So now what happens when California's green enthusiasts rush out to by all the new plug-in hybrids? The state prides itself on its environmental consciousness, and as a result the cost of electricity in the state is really, really high. So the latest hybrid cars are going to cost Californians -- a lot:
Californians may end up paying the highest electricity rates in the country to charge their electric vehicles, a new study says.The state's tiered rate system, in which customers are charged higher rates as they use more electricity, could make plug-in hybrid and battery-powered vehicles more costly to own, according to a Purdue University study.The study was unveiled as the first of the electric and plug-in hybrid vehicles are reaching consumers. Two vehicles, the all-electric Nissan Leaf and the plug-in hybrid Chevrolet Volt, started being delivered to their first customers last month.Electric-car makers and utilities said most owners will probably charge their vehicles at night when the rates are lower. But because of the tiered rate system, their electricity bills will still probably be high. California households pay steeper rates for their electricity compared with other states — about 35% more than the national average, according to the study.Save Up to 90%: Sign up for our free daily e-mail to get in on exclusive deals around L.A. Powered by Groupon. Subscribe Now."The tiered system was put in because California wanted to be green and discourage electricity consumption," said Wally Tyner, an energy economist and lead researcher on the study. "The unintended consequence is that it also discourages electric vehicles."A plug-in hybrid Volt would increase the average household's electrical usage 60%, the study said. Although the study didn't explicitly examine all-electric vehicles such as the Leaf, "the same principle would apply," Tyner said.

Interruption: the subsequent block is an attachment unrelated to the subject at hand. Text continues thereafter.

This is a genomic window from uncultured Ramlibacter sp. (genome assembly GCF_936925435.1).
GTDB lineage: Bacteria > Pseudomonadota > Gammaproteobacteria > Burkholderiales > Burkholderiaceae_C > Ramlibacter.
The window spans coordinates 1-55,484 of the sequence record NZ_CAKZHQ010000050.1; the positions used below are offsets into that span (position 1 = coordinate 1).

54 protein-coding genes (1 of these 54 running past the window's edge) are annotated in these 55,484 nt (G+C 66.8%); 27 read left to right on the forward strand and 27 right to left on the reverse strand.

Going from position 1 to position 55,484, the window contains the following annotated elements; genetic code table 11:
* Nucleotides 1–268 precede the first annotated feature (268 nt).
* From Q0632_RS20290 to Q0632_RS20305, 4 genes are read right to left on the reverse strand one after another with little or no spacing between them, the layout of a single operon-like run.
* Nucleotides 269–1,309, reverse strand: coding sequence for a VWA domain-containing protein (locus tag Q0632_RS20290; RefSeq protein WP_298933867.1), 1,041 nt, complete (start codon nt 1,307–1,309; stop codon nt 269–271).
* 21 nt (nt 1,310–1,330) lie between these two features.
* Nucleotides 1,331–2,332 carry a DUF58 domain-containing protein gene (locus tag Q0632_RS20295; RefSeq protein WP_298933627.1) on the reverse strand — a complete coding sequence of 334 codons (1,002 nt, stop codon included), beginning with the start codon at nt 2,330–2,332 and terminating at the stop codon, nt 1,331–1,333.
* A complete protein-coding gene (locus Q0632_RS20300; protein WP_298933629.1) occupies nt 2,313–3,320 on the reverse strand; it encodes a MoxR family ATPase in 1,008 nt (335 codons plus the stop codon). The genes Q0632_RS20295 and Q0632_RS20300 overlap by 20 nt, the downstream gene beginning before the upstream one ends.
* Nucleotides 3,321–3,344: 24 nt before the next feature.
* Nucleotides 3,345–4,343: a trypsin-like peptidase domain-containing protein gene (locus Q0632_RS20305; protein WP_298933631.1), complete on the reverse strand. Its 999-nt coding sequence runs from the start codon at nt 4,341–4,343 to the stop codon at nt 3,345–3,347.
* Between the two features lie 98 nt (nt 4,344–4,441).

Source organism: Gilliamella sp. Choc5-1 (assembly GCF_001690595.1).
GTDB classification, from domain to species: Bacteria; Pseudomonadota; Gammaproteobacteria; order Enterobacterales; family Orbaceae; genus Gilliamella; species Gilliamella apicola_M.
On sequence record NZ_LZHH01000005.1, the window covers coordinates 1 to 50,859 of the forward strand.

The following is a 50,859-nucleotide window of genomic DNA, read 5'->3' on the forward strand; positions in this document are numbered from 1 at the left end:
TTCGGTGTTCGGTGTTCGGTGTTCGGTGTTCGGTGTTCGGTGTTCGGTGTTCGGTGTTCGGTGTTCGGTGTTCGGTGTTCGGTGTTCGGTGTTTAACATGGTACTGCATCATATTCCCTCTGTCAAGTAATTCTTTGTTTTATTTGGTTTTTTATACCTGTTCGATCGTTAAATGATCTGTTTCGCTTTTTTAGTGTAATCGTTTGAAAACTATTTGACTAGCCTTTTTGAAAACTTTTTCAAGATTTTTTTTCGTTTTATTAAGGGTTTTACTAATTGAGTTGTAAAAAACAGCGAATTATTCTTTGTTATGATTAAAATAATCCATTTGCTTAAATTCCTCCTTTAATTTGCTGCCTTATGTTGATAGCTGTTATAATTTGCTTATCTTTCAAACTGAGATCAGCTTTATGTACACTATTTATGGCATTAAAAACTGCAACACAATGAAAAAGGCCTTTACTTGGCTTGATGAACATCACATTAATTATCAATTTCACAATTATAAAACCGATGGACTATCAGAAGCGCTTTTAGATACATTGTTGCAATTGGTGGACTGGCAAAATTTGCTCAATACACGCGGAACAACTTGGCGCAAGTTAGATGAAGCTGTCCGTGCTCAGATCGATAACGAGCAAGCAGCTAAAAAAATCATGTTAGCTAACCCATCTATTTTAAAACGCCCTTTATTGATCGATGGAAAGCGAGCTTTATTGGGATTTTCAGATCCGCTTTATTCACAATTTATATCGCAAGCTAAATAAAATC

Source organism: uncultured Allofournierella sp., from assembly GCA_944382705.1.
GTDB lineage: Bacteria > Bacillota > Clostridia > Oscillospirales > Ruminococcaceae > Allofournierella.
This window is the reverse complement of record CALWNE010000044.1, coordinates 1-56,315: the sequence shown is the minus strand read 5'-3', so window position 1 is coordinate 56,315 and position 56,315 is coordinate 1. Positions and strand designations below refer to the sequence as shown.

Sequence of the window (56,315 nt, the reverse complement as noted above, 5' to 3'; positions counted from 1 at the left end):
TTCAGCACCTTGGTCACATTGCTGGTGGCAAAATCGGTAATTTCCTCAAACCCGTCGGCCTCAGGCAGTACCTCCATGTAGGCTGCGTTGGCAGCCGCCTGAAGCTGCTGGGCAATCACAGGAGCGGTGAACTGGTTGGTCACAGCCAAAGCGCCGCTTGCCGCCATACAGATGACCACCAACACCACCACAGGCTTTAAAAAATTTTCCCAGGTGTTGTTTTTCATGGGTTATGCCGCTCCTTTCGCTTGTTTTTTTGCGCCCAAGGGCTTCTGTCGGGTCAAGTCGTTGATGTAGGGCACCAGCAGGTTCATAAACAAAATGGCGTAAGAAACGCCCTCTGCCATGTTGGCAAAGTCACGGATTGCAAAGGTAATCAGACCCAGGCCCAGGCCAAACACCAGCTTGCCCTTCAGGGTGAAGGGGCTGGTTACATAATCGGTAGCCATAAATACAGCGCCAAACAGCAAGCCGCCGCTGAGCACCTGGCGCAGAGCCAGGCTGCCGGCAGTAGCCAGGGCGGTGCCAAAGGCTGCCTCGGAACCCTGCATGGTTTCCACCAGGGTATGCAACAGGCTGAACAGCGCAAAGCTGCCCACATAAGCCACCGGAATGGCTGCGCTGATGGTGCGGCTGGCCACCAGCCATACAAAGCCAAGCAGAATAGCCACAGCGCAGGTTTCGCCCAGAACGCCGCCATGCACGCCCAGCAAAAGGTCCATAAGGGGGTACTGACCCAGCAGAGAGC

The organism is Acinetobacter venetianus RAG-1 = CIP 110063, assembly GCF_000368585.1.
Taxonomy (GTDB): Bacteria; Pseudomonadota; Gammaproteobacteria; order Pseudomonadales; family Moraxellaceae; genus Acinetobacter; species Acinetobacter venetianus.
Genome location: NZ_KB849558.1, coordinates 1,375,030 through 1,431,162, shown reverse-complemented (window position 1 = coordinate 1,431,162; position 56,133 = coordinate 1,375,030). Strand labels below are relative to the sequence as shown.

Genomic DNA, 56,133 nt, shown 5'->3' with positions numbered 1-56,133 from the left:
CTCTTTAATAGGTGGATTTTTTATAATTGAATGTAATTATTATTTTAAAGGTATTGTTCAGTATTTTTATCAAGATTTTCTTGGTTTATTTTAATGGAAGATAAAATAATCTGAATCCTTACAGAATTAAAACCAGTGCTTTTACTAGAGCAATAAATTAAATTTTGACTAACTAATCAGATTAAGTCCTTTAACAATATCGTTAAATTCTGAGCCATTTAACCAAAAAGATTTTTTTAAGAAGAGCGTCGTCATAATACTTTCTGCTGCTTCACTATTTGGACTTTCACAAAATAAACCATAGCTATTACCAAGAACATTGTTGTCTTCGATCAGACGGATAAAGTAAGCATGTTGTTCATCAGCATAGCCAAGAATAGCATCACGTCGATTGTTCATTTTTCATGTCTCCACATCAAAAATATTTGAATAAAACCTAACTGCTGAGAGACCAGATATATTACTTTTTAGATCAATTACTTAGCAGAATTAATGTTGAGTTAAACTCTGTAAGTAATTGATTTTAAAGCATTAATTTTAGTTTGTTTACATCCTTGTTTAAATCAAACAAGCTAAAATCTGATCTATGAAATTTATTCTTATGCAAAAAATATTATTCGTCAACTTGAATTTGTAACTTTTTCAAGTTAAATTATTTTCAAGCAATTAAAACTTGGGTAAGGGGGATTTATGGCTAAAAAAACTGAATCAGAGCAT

California has its own special electricity tax, just implemented a state-wide cap and trade policy that's going to make prices sky rocket, and for decades hasn't been building nearly enough power plants to meet the state's electricity needs. Aside from the rolling blackouts in the state a decade ago that effectively resulted in the recall of Gov. Gray Davis a decade ago, the high electricity costs nearly shut down the city government in L.A.